Boy, 11, died of sepsis after hurting his ankle dancing and doctors sent him home with paracetamol

AN 11-YEAR-OLD boy died of sepsis after hurting his ankle while dancing – and doctors sent him home with paracetamol.

Doctors "missed opportunities" to save little Lance Garcia's life after not realising he had started to develop the fatal infection just two days after hurting his foot.

The schoolboy had been showing off his dance moves at his home in Slough, Berks, on July 27, 2016, when he first hurt his right ankle.

And while he managed to sleep without any problems, his mum Arnel and dad Malou took him to Wexham Park Hospital the next morning when the pain worsened.

He was diagnosed with a soft tissue injury and discharged with ibuprofen.

However the next day he woke up in severe pain, suffering from body aches and fever – with his parents, who are both nurses, immediately rushing him to hospital.

He was then given paracetamol, and discharged on July 30.

But the little boy's condition continued to worsen – and he was admitted to Wexham Hospital for a third time on July 31 where he needed to be resuscitated and intubated.

And while doctors desperately performed surgery on his leg to relieve his pressure, he was finally diagnosed with septic shock – dying on August 1.

HEALTH WARNING What are the signs and symptoms of sepsis?

SEPSIS is the primary cause of death from infection around the world, claiming around 40,000 lives in the UK each year.

The condition is always triggered by an infection.

Most often the culprit is an infection we all recognise – pneumonia, urinary infections (UTIs), skin infections, including cellulitis, and infections in the stomach, for example appendicitis.

Normally the body's immune system sends white blood cells to kill off the bacteria causing the infection, but this goes into overdrive when a person develops sepsis.

The immune system – the body's defence mechanism – overreacts and the result is it attacks the body.

It can lead to organ failure and septic shock, which can prove fatal.

Known by its colloquial name "blood poisoning", sepsis is also often referred to as a "flesh-eating disease".

Symptoms include:

  • weakness
  • loss of appetite
  • fever and chills
  • thirst
  • difficult or rapid breathing
  • rapid heart rate
  • low blood pressure
  • low urine output

Since Lance's death, Frimley Health NHS Foundation Trust has admitted liability and apologised to Arnel and her husband Malou.

Martin Sykes, deputy chief executive, wrote in a letter: “I wish to extend my sincere condolences to you and your family…I am sincerely sorry that the care we provided led to such a catastrophic outcome.”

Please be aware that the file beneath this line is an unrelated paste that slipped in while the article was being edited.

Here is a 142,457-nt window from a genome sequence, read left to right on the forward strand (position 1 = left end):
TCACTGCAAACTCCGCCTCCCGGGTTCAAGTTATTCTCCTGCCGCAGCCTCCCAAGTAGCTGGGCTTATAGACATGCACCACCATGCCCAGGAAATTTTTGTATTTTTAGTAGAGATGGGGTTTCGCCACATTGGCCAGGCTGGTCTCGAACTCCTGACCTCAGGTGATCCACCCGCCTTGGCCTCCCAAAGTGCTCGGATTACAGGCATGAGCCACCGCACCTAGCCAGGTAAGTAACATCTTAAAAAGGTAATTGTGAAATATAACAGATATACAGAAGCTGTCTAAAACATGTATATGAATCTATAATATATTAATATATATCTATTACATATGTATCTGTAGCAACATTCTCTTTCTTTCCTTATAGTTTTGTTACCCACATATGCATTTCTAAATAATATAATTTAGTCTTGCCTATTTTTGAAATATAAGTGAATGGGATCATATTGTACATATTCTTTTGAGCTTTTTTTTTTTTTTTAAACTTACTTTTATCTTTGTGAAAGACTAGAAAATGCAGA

The Trust admitted that Lance “showed early signs of sepsis on his second visit to hospital".

It added: “With prompt administration of intravenous antibiotics and treatment he would, on the balance of probabilities, survived.”

It found that Lance’s elevated heart rate of 140bpm “should have been a red flag” to carry out further tests.

Lance was such a bright and happy boy and it is hard to think how he was doing something so joyful when he hurt his ankle, with that leading to everything that happened afterwards

The report said that Lance’s second admission within 48 hours should have triggered a review by a more senior member of staff in line with Trust and Royal College of Emergency Medicine guidelines.

And the report found there was a "failure" to ensure a senior doctor had reviewed his condition.

Paying tribute to his little boy, dad Malou said: "Lance was such a bright and happy boy and it is hard to think how he was doing something so joyful when he hurt his ankle, with that leading to everything that happened afterwards.

"Three years on from Lance’s death it remains incredibly hard to talk about what happened."

He said that it felt like hospital staff "were just ignoring the urgency of the situation".

The dad said: "We have suffered sleepless nights, flashbacks and nightmares in the years since what happened.

"The pain and grief has been unbearable and I don’t know whether our family will ever come to terms with it."

He added: "For there to be so many missed opportunities to help Lance is unacceptable. We feel that if just one of those opportunities were acted upon then our son would still be with us."

And the grieving dad said that while he knew he couldn't change the past, he wanted other parents to be aware of the dangers of sepsis.

Alisha Puri, specialist medical negligence lawyer at Irwin Mitchell representing Arnel and Malou, said: “This is such a tragic and utterly devastating case which highlights how sepsis can develop after even the most innocent and innocuous of injuries.

“Lance was simply dancing at home when he hurt his ankle and this developed into a much more serious problem. Sadly, this was not identified until it was too late.

“Of course, nothing can and will ever make up for Arnel and Malou’s loss. We do, however, welcome this early admission of liability from the NHS Trust and its apology to the family.

“Sepsis is incredibly dangerous but it is treatable if diagnosed early. It is absolutely vital that lessons are learned from Lance’s death so others do not have to face the devastation that Lance’s family have following his death.

“Awareness of the signs and symptoms are key to beating it.”




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